Eating disorders are associated with nutrition deficiencies, obesity, and premature death, though these risks vary depending on the disorder. The mortality rate of anorexia nervosa, for example, is higher than that of any other mental disorder. Therefore, youth who are struggling need early intervention.

Substance Use Disorders

Teenagers often experiment with drugs and alcohol for the first-time during adolescence, when risk-taking is heightened. It is unfortunate, however, that this is not always a phase or an experiment. Substance use disorders are common among teens and young adults. In 2020, over four percent of American youth reported having a substance use disorder. 

A person’s drug of choice can lead to many different types of substance use disorders. Substance use disorders can also overlap with other mental health disorders. Teenagers with substance use disorders can, however, display the following signs:

  • Family or friend withdrawal
  • Behavior changes suddenly
  • Taking part in risky behaviors, such as sex, fights, and drinking and driving
  • Developing a high tolerance for drugs and alcohol
  • When not drunk or high, experiencing withdrawal symptoms
  • Having the feeling that they need a substance to function properly

It’s important for parents to understand that substance use and mental health disorders like depression and anxiety often co-occur. Co-occurring disorders are known as co-occurring disorders. It is estimated that 17 million Americans will suffer from both a mental illness and a substance use disorder by 2020. If a person is struggling with a mental health disorder like depression, they are roughly twice more likely to develop a substance use disorder as well.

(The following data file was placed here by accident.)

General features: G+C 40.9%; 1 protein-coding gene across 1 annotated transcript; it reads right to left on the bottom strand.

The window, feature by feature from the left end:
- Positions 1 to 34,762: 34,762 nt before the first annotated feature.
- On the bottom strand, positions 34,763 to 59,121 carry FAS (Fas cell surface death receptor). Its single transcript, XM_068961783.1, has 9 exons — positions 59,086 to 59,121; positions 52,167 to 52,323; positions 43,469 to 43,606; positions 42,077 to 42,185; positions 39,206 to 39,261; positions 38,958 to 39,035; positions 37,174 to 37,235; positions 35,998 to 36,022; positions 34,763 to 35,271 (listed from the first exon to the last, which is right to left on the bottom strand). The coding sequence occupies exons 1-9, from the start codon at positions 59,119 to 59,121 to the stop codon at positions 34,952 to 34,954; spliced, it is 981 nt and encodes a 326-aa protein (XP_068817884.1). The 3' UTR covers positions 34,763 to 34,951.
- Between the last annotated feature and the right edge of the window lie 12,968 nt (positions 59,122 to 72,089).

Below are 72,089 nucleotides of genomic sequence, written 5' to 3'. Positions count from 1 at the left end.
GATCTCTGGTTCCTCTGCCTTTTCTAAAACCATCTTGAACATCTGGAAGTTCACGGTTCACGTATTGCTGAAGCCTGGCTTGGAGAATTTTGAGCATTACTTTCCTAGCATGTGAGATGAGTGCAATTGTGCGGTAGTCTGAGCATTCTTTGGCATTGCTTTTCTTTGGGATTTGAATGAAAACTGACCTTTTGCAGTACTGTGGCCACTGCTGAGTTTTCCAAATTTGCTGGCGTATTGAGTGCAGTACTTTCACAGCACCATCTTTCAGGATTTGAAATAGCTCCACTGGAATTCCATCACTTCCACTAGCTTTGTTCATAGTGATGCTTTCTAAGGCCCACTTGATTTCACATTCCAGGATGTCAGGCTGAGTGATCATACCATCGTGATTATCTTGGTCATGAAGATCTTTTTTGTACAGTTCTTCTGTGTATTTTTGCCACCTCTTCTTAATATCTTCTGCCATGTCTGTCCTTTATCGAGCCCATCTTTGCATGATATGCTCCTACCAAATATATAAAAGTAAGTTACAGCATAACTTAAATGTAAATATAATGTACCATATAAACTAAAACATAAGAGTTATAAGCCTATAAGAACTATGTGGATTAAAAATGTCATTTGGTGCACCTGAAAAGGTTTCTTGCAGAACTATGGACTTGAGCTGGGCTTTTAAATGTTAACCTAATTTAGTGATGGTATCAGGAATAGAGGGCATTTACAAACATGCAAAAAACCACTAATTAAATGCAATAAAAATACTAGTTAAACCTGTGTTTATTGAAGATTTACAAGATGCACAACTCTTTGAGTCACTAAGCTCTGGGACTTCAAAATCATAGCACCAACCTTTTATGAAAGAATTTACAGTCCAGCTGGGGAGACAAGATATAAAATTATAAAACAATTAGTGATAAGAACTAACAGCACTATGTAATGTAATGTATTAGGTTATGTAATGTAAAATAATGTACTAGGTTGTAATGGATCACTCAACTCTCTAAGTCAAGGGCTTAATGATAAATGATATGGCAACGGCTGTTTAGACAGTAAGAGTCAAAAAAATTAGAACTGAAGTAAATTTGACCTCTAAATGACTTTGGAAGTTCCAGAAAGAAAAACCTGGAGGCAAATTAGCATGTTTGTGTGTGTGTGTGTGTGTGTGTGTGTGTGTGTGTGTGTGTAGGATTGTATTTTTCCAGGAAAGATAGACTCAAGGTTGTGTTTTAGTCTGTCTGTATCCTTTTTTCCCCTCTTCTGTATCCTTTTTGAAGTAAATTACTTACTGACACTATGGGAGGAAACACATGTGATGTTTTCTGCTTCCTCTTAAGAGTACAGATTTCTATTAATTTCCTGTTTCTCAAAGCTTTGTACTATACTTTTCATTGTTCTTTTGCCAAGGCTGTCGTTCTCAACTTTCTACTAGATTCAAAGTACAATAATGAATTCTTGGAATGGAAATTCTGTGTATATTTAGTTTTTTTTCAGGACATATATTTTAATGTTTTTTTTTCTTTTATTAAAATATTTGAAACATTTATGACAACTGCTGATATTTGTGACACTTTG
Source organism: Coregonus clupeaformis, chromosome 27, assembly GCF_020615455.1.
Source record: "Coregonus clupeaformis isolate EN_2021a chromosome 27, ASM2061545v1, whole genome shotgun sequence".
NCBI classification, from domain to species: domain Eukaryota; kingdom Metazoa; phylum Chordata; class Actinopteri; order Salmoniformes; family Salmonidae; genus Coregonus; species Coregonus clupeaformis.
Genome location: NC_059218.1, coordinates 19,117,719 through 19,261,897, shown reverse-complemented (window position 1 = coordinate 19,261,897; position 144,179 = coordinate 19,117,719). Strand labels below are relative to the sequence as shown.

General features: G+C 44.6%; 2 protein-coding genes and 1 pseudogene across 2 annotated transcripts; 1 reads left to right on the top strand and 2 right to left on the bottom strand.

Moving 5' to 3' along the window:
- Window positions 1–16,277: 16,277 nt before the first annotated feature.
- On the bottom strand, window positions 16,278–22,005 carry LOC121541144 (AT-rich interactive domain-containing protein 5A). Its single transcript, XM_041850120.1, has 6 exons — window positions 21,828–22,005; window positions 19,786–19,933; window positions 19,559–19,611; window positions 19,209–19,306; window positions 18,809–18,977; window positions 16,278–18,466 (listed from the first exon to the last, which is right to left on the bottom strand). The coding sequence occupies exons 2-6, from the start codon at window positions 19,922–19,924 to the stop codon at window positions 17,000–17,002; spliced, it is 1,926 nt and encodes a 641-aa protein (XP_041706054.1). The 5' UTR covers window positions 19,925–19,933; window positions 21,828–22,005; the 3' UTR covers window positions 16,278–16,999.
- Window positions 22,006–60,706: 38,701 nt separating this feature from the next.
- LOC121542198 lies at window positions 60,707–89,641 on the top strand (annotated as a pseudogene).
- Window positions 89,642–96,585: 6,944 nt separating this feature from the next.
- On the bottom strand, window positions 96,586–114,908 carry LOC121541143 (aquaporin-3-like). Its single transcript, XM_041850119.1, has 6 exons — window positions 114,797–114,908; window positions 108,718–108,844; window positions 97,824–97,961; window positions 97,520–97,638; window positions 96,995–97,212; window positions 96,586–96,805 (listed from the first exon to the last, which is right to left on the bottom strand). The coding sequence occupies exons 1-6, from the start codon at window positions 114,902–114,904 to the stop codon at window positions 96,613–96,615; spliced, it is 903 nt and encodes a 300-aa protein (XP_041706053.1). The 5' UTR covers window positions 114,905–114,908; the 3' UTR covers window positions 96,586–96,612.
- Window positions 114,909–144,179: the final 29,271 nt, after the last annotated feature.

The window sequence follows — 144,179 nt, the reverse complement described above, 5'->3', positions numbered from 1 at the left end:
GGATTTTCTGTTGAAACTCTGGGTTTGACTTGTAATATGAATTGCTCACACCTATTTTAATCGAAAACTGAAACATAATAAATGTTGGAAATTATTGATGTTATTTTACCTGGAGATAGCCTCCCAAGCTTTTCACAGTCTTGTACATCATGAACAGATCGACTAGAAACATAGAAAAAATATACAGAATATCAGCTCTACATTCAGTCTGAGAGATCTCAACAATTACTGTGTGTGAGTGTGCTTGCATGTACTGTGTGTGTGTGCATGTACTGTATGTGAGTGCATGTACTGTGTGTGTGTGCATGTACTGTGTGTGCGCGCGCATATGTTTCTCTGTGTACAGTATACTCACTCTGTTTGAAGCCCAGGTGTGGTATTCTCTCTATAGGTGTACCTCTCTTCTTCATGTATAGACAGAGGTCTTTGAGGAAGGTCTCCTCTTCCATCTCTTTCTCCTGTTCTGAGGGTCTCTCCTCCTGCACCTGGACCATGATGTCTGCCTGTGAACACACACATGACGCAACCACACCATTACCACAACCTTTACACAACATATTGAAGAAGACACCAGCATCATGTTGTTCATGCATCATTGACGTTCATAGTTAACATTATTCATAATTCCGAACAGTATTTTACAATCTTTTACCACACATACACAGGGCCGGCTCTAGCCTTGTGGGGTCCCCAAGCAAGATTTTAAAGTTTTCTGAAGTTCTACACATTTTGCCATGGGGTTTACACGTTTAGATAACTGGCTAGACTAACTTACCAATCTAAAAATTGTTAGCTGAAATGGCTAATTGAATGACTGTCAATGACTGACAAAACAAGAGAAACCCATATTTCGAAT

Teenager counseling benefits

Teens can benefit from psychological therapy in the following ways:

  • Relax and be yourself in a safe, unpressured environment
  • Getting to know themselves and what they want
  • Assisting them with issues such as bullying or LGBTQ+ issues in an unbiased manner
  • Developing communication skills and self-expression
  • Recognizing their own values and being able to see bigger perspectives
  • Managing their emotions and thoughts and raising their confidence
  • Instead of focusing on their weaknesses, they should focus on their strengths
  • Managing challenges ahead requires coping skills.

Helping your teen to help themselves is what we do

Your teen will be matched with a psychotherapist or psychologist with significant experience working with young adults. To schedule a first appointment, call us or use our online booking form.

Adolescent psychotherapy can help with what issues?